Under this scheme, each trimester of pregnancy was regulated differently, but the most critical line was drawn at roughly the end of the second trimester, which, at the time, corresponded to the point at which a fetus was thought to achieve “viability,” i.e., the ability to survive outside the womb. Although the Court acknowledged that states had a legitimate interest in protecting “potential life,” it found that this interest could not justify any restriction on previability abortions. The Court did not explain the basis for this line, and even abortion supporters have found it hard to defend Roe’s reasoning. One prominent constitutional scholar wrote that he “would vote for a statute very much like the one the Court end[ed] up drafting” if he were “a legislator,” but his assessment of Roe was memorable and brutal: Roe was “not constitutional law” at all and gave “almost no sense of an obligation to try to be.”2

At the time of Roe, 30 States still prohibited abortion at all stages. In the years prior to that decision, about a third of the States had liberalized their laws, but Roe abruptly ended that political process. It imposed the same highly restrictive regime on the entire nation, and it effectively struck down the abortion laws of every single state. As Justice Byron White aptly put it in his dissent, the decision represented the “exercise of raw judicial power,” and it sparked a national controversy that has embittered our political culture for a half century.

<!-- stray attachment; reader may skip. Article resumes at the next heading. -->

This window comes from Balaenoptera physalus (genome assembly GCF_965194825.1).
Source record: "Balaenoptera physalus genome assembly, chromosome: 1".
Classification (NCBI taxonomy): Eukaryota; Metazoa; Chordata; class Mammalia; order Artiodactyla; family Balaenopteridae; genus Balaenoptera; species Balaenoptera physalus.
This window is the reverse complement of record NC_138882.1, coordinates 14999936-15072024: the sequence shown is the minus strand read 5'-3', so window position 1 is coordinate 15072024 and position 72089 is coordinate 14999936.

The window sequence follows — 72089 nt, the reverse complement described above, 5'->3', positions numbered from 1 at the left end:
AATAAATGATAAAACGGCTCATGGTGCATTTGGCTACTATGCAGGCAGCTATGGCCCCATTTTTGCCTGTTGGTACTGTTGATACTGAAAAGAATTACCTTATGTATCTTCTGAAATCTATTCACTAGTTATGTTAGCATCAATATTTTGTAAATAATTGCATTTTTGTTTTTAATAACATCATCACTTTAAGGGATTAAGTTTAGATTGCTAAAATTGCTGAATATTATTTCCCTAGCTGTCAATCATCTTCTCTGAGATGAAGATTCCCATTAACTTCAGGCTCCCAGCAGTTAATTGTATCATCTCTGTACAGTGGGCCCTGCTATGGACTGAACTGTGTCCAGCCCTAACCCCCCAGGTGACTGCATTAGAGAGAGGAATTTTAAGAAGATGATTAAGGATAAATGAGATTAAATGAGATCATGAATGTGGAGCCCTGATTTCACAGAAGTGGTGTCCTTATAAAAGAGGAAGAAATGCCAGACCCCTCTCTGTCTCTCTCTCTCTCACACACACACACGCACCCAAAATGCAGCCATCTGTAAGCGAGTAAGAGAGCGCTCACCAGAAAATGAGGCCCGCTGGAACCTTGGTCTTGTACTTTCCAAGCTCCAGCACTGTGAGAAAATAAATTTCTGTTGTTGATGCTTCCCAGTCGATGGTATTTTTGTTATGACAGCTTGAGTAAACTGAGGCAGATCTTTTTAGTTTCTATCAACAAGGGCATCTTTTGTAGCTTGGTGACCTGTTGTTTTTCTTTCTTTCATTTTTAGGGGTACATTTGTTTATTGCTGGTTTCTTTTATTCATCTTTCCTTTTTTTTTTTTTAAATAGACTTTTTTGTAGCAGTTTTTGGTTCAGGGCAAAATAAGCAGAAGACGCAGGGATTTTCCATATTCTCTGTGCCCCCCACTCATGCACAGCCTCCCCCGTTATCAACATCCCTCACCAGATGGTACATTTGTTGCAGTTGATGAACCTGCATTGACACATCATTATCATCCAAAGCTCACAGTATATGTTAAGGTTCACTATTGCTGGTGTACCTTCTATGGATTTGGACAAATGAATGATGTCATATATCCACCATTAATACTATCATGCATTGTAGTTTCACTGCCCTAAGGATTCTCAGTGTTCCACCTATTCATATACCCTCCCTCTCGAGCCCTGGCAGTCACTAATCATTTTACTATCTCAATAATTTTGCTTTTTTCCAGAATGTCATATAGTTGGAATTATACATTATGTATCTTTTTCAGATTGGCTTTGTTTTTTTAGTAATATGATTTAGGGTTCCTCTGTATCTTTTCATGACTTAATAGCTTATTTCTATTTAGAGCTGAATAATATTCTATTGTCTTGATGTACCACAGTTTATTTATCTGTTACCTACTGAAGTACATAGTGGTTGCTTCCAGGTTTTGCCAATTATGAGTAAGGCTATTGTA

Eventually, in Planned Parenthood of Southeastern Pa. v. Casey (1992), the Court revisited Roe, but the Members of the Court split three ways. Two Justices expressed no desire to change Roe in any way. Four others wanted to overrule the decision in its entirety. And the three remaining Justices, who jointly signed the controlling opinion, took a third position. Their opinion did not endorse Roe’s reasoning, and it even hinted that one or more of its authors might have “reservations” about whether the Constitution protects a right to abortion. But the opinion concluded that stare decisis, which calls for prior decisions to be followed in most instances, required adherence to what it called Roe’s “central holding”—that a state may not constitutionally protect fetal life before “viability”—even if that holding was wrong. Anything less, the opinion claimed, would undermine respect for this Court and the rule of law.

Paradoxically, the judgment in Casey did a fair amount of overruling. Several important abortion decisions were overruled in toto, and Roe itself was overruled in part. Casey threw out Roe’s trimester scheme and substituted a new rule of uncertain origin under which states were forbidden to adopt any regulation that imposed an “undue burden” on a woman’s right to have an abortion. The decision provided no clear guidance about the difference between a “due” and an “undue” burden. But the three Justices who authored the controlling opinion “call[ed] the contending sides of a national controversy to end their national division” by treating the Court’s decision as the final settlement of the question of the constitutional right to abortion.

As has become increasingly apparent in the intervening years, Casey did not achieve that goal. Americans continue to hold passionate and widely divergent views on abortion, and state legislatures have acted accordingly. Some have recently enacted laws allowing abortion, with few restrictions, at all stages of pregnancy. Others have tightly restricted abortion beginning well before viability. And in this case, 26 states have expressly asked this Court to overrule Roe and Casey and allow the states to regulate or prohibit pre-viability abortions.